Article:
Given the high-class cricket stadiums in Dubai and Abu Dhabi, it seems daft to feel sentimental over little old Sharjah. It was announced last week that international cricket will return to the UAE's oldest venue, when Pakistan play the last Test of their series against Sri Lanka there.
Being a Test match, the least popular format of the game for UAE audiences, the atmosphere is unlikely to be quite as rocking as it was in its pomp.
However, just having it back on the roster of venues is reassuring for those who like their cricket grounds to have a touch of heritage about them.
Sharjah is probably the most historic sporting landmark in the country, and, during the 1980s one-day international cricket boom, was just about the most atmospheric, too.
The ground has still staged more one-day internationals that anywhere else, but none involving top nations since 2003, by which time match-fixing had started to deter sides from playing series at neutral venues.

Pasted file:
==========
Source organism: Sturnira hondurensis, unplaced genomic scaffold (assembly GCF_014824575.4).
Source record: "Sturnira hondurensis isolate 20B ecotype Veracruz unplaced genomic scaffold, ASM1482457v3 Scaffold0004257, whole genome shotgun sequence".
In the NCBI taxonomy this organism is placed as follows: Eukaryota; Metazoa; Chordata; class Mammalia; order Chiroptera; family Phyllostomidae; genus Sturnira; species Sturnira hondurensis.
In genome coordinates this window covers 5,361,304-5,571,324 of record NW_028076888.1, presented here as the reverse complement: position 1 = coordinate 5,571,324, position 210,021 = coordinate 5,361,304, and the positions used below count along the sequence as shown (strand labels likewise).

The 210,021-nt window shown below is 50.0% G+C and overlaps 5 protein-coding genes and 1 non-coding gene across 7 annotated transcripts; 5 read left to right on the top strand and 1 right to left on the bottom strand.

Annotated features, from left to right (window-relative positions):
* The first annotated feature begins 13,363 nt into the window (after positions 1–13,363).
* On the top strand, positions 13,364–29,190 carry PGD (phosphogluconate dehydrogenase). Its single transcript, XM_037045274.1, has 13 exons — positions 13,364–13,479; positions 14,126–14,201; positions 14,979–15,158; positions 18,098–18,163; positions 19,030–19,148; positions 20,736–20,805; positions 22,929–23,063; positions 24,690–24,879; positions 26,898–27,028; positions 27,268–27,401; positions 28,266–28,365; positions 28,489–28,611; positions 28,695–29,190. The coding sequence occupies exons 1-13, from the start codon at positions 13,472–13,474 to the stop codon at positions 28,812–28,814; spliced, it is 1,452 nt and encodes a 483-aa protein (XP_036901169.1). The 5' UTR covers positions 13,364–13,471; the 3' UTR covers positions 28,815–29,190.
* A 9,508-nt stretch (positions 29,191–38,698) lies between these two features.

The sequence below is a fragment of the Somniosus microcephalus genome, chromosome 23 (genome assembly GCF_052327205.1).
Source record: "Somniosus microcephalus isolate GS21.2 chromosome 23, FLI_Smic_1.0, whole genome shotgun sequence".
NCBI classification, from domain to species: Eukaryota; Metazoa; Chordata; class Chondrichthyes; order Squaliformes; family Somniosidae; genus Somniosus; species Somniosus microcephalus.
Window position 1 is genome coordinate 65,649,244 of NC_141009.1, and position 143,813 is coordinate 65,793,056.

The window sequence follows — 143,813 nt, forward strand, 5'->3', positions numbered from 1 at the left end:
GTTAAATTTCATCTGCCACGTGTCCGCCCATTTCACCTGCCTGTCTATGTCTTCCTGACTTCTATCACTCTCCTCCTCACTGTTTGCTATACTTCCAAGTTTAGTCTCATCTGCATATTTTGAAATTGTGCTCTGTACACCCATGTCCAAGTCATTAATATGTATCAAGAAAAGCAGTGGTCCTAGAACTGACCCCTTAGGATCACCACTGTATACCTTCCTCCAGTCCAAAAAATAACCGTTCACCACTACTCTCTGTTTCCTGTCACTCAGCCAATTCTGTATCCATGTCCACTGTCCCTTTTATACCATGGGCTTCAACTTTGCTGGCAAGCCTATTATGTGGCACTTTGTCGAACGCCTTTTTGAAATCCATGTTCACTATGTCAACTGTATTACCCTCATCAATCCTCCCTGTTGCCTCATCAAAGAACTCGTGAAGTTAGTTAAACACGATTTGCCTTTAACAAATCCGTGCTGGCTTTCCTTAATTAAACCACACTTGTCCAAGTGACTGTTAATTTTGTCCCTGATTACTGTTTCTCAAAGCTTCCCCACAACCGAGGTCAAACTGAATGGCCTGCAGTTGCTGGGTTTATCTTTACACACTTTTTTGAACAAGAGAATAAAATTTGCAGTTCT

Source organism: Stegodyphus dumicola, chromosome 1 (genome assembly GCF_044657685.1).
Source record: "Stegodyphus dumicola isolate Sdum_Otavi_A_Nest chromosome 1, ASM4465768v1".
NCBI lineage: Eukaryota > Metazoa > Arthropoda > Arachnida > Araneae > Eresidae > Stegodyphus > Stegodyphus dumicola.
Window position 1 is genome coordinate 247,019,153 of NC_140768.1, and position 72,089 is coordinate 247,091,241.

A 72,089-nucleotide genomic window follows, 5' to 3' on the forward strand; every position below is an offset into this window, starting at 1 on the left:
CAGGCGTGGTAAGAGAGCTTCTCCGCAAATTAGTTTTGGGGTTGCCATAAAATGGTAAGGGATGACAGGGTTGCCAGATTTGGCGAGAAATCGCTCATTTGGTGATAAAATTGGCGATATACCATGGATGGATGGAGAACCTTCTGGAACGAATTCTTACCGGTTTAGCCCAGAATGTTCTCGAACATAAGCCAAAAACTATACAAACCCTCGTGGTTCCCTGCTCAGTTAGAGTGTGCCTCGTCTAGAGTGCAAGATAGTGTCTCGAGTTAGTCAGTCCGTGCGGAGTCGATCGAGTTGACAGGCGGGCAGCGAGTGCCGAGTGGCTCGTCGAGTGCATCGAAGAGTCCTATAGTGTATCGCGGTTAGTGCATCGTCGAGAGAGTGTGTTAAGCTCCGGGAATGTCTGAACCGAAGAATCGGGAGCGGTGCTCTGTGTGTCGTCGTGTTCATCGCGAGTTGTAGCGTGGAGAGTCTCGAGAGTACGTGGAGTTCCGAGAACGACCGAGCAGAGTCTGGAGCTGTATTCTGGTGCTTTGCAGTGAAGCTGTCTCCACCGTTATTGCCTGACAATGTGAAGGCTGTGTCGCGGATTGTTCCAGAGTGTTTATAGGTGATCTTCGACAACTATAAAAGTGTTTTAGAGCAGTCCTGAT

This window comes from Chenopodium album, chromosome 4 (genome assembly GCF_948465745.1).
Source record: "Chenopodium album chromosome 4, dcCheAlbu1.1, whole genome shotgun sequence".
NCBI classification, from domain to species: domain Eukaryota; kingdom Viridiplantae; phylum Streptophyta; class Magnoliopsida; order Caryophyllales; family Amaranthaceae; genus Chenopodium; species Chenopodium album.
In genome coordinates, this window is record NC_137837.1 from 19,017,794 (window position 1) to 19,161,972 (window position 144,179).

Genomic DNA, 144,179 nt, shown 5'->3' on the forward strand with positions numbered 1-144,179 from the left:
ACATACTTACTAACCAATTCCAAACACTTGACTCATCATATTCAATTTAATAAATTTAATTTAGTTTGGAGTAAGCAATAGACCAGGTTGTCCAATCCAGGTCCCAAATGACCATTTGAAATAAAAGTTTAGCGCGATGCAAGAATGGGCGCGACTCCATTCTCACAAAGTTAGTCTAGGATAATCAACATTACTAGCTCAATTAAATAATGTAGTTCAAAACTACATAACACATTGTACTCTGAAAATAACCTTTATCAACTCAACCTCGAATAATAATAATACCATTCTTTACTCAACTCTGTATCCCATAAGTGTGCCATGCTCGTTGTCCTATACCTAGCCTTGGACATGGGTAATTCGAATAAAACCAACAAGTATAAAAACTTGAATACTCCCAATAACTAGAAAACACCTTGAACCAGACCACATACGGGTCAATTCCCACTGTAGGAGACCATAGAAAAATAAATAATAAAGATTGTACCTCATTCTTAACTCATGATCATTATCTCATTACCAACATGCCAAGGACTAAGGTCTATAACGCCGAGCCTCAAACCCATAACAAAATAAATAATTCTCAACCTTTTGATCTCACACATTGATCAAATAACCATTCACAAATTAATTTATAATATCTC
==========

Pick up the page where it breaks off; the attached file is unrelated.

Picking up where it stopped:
It has lapsed into a state of disrepair in comparison to most top grounds, but cricket has still been played there in the intervening time, even low-profile international matches.
The ground will certainly need a spruce up if it is to return to the heady days and nights of the 1980s and 1990s, but at least the teams have signalled their willingness to give it a chance.